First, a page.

All good things come to an end. Summer is over and politicians are regrouping to discuss policies before the Dáil opens for business in a fortnight.

The so-called 'think-ins' are intended to set the agenda for the coming political season. Much of the focus will be on homelessness and health.

But one issue which many politicians have encountered on the doorsteps this summer is the property market, with high prices putting home ownership increasingly out of many people’s reach.

Not only are high rents pushing thousands into homelessness, but many young people cannot move out of their parents’ homes. As for those who can leave, they are unable to purchase property.

The question is whether Ireland’s real estate sector is spinning out of control.

The property market has undergone a remarkable revival since 2013. At the height of the financial crisis, it almost seemed unimaginable that the cost of homes would surge to the levels they have reached today.

Now the authorities need to consider if they have climbed too high. Since 2013 prices have risen by a staggering 79.6%, according to the Central Statistics Office.

That said they are still 19.5% lower than they were at the peak of the boom.

At the zenith in 2007 prices were unsustainably high – which is partly why the bubble burst.

Last month the Economist magazine ranked property in Dublin as 25% overvalued. It measured prices against median household incomes and rents.

The negative effect of this trend is to put upward pressure on wages at a time when Ireland’s competitiveness has been sliding in the wrong direction.

Property prices are not the primary concern for the Central Bank, the organisation responsible for monitoring Ireland’s financial stability. Its job is to ensure banks do not lend too much money so they don’t go bust.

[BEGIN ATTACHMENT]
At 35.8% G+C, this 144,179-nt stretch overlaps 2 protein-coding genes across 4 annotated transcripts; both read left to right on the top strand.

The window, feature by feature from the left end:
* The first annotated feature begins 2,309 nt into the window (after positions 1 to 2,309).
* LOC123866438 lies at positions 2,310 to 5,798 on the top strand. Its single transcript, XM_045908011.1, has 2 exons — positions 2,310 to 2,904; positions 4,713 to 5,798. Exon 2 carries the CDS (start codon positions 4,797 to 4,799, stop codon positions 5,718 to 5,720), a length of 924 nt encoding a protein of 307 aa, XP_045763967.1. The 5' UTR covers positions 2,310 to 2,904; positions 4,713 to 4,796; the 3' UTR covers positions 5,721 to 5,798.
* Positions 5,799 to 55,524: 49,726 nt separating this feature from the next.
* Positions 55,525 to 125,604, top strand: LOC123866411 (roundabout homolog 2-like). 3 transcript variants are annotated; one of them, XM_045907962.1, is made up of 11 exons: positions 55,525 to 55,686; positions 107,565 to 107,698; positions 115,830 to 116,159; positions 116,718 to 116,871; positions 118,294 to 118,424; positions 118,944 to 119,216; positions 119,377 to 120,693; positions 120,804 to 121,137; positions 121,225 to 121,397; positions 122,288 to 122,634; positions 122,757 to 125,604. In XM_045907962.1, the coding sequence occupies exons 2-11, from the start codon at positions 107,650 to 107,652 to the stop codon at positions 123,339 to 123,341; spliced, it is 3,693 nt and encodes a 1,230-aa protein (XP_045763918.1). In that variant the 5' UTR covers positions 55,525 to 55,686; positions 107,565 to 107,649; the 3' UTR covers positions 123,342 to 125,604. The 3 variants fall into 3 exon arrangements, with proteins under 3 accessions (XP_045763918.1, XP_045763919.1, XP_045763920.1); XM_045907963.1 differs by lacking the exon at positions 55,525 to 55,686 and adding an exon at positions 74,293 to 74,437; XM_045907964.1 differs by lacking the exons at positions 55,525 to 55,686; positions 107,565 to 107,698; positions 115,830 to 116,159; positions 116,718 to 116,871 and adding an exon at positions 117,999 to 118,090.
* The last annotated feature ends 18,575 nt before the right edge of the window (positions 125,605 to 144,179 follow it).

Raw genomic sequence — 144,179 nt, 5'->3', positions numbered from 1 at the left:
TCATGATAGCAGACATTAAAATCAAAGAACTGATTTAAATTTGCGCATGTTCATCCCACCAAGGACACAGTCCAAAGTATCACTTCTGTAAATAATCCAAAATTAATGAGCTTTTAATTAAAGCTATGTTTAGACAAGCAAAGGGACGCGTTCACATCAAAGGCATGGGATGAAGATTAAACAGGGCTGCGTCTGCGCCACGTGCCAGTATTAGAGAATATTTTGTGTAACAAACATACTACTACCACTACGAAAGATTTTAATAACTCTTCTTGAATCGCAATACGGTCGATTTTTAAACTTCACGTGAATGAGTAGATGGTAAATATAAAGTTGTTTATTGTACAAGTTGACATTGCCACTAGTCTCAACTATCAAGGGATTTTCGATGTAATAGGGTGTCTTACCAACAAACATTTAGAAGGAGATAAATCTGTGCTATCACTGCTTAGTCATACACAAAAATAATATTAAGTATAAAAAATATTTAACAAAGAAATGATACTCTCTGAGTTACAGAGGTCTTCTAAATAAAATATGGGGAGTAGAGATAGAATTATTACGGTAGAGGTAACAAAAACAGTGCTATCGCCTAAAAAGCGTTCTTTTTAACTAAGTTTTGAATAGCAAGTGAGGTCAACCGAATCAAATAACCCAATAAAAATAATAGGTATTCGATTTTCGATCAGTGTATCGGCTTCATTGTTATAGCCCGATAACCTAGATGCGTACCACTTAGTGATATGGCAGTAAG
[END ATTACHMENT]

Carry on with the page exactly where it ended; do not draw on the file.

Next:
The Central Bank, run by former academic Philip Lane, sets limits on how much consumers can borrow in proportion to their incomes.

For some years now, Mr Lane has been predicting that the rapid pace of house price growth will begin to ease. In Dublin there is already some evidence this may be happening.

Central Bank Governor Philip Lane

It is worth bearing in mind that no arm of the State has the task of ensuring property prices do not become too expensive. Market forces are expected to resolve the issue.

According to the above theory, if houses and apartments become excessively dear the cost of buying will fall as the housing sector corrects itself. But this may take some time to happen.

In the meantime, political parties might be tempted to lean on Governor Lane to allow people to borrow more money when he revisits the mortgage lending rules in November.

This would be a big mistake.

Slack lending rules and excessive credit would be very dangerous when prices are, according to some, already overvalued.

The Government has already intervened in the rental market by imposing caps in urban areas.

In international academic circles, economics literature has mixed views on the merits of rental controls for both tenants and landlords.

The danger is that some landlords may pull out of the rental market which would have the effect of further reducing supply. Other landlords may fail to adequately maintain their properties because they are already letting their houses or apartments below the market rent.

But it is difficult for politicians to sit back and say they will not do anything in the face of criticism over rising rents.

For better or worse the Government has opted to cap rents. It has also introduced a Help-to-Buy scheme which makes it easier for first-time purchasers of new homes to buy a property by giving them a tax refund of up to €20,000.

So far this has cost the State €104m. But the most recent review of the scheme by consultants Indecon found no evidence that it has added to the supply of new homes – one of the scheme’s aims.

As the ‘think-ins’ begin this week, it is worth bearing in mind that some of the State’s recent interventions in the property market have shown limited evidence of achieving their purposes.

Sometimes taking no action is the best course of action.

Comment via twitter @davidmurphyRTE